What have you done recently to prevent this from happening to your relationship?

How can you make liking each other as much of a priority as loving each other?

Think of it this way: If you don't like someone, what's the point of waiting around for love to strike? And this is applicable to people already in loving relationships: don't let love become a type of blind loyalty for you. Remember all the things you first liked about your partner (before you began loving him/her). Celebrate those things regularly so you can keep like alive in your marriage or relationship. This provides the dual benefit of keeping your partner a unique individual in your eyes, as well as strengthening the love between you.

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You've built a life together and now it's all about to come crashing down. How could your spouse do this to you? After all you've worked for, is your marriage worth saving? If it is, you can save your marriage from divorce and you might be surprised that you can do it even if your spouse isn't trying.

When this happened to me a few years ago I can describe the hurt and betrayal that I felt! Everything seemed blurry like I was in some horrible dream that I couldn't wake up from. I really didn't know what to do. It seemed like everything I tried just backfired. I learned later that the things I was doing to save my marriage were the same common mistakes that many people make that practically guarantee failure.

What if your spouse already left you? Here's how to get them back.

And so, desperate for an answer, I started searching the Internet hoping I'd stumble across something sincere, that wasn't a scam. I just needed t know what to do. Was there a step by step plan that would actually work for me? All I knew was that time seemed to be running out and divorce seemed very close if I didn't find an answer soon.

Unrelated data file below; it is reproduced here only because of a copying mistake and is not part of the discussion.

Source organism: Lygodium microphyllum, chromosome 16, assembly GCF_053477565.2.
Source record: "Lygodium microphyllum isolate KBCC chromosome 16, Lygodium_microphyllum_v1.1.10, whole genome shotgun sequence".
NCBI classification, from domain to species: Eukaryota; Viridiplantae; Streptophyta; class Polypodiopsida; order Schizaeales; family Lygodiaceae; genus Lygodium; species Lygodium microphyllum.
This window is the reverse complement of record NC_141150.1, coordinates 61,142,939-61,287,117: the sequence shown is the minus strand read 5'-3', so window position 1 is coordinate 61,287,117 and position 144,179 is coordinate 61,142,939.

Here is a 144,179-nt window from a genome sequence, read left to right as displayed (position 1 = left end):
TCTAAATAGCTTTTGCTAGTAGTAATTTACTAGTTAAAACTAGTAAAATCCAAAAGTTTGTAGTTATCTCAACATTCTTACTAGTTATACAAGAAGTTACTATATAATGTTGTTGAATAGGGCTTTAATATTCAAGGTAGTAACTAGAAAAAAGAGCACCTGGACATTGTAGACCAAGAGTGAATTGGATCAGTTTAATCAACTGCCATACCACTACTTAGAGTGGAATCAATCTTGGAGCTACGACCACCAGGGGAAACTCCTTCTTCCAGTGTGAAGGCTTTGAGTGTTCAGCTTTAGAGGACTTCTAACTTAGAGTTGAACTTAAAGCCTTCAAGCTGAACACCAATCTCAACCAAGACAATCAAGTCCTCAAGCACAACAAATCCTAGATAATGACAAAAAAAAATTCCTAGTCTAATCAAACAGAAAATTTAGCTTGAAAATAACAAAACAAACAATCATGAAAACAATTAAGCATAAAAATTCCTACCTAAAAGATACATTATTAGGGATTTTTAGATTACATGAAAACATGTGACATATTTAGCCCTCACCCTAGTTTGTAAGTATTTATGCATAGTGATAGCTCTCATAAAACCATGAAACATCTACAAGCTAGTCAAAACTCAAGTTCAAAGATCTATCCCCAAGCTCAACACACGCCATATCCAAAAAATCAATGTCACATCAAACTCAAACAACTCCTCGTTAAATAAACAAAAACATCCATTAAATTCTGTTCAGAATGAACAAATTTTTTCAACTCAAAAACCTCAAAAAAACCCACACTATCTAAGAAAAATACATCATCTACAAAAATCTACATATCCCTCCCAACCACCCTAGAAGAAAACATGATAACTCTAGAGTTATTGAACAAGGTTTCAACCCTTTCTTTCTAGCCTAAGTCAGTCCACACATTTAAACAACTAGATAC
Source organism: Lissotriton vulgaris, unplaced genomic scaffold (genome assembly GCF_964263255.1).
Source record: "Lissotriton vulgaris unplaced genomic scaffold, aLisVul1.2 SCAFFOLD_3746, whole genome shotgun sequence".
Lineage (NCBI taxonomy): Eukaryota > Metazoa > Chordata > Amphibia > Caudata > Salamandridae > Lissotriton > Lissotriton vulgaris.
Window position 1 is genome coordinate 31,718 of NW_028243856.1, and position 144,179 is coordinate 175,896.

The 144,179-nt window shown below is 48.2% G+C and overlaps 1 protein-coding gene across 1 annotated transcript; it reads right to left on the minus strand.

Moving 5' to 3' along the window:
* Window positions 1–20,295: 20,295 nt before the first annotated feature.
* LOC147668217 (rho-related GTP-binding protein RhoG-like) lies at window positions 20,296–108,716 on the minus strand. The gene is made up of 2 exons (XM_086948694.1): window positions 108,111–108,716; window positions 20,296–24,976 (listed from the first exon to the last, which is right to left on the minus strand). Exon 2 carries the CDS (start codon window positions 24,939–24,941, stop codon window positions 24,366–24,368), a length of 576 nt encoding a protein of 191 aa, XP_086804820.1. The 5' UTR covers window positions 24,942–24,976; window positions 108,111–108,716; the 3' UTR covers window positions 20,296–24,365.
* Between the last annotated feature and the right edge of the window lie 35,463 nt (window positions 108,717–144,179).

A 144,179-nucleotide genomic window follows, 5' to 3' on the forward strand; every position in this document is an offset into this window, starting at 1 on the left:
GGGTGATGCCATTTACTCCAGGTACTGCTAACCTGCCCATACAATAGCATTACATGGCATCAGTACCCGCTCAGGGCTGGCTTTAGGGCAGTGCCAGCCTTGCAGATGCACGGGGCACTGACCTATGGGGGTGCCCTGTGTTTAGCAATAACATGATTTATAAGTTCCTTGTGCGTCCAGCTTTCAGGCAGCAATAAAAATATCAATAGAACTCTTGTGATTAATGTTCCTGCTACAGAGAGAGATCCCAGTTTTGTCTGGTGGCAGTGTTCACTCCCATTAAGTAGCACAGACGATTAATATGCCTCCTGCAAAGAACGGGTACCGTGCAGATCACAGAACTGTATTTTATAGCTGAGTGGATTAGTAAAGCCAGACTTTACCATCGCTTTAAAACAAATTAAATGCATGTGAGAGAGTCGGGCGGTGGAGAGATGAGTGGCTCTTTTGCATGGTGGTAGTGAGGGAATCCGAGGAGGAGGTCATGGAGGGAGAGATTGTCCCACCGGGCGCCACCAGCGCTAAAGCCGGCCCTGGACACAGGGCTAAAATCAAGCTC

I can't tell you how relieved I was to find out about an approach that told me how to get control of my emotions and put myself back in control. It taught me about the common mistakes people make and how to avoid them. It taught me, step by step where to put my focus and the specific things I needed to do and to say. And it worked!!! I am still married years later and in fact my marriage is better than it ever has been.

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I often hear from wives whose husbands are trying to keep their distance during a marital or trial separation. Often, the wife very much wants to be in regular contact. Sometimes, she is trying to improve the relationship or to save the marriage. But other times, she is just trying to make sure that her husband is OK, the same as she would for anyone who she cared out. But some husbands just do not see things this way and they resist contact.